Tech companies offer civil liberties recommendations to White House

Josh Peterson Tech Editor
Font Size:

The trade associations of major U.S. technology firms are continuing to advocate for the protection of civil liberties and transparency in the federal government’s national security investigations.

In a letter to the White House on Tuesday, organizations including the Internet Association and BSA | The Software Alliance advocated for the protection of civil liberties in the government’s collection of private user data for law enforcement and national security purposes.

The organizations also called upon the White House to support modernizing reforms to the Electronic Communications Privacy Act of 1986, and to promote “policies that allow for unimpeded cross-border data flows.”

“The free flow of data is critical to the continued growth of our global economy, and such free flow is recognized as one of the most important principles of international trade,” the letter states.

Suffering a backlash around the globe from former National Security Agency contractor Edward Snowden’s disclosures about the U.S. and U.K. phone and Internet surveillance programs, U.S. tech companies are hoping to restore user trust in their services.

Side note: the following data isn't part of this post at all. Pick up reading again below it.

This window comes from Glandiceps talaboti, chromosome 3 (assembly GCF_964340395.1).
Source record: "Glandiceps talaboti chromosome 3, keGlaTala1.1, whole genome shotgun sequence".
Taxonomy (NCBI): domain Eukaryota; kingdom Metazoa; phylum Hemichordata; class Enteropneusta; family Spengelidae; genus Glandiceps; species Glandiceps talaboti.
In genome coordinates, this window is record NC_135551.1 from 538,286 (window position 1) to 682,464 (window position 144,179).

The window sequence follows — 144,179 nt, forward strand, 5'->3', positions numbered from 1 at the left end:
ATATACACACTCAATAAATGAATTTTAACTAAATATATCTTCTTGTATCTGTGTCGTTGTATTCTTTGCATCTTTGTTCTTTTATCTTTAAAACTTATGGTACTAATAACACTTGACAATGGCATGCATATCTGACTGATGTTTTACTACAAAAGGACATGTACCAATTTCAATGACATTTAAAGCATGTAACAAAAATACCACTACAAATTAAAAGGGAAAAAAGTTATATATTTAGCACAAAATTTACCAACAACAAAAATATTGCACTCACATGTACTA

Companies such as Google and Microsoft have petitioned the federal government to be more transparent about the government’s user data inquiries for national security investigations.

“We are already seeing longstanding and effective cross-border data mechanisms being questioned in light of the recent disclosures about the U.S. government surveillance programs,” said the letter.

Other associations signed on to the letter include Computer & Communications Industry Association, Information Technology Industry Council, Software & Information Industry Assocation, and TechNet.

The letter comes as a follow up to a meeting between the organizations and the White House on August 6.

Follow Josh on Twitter and Facebook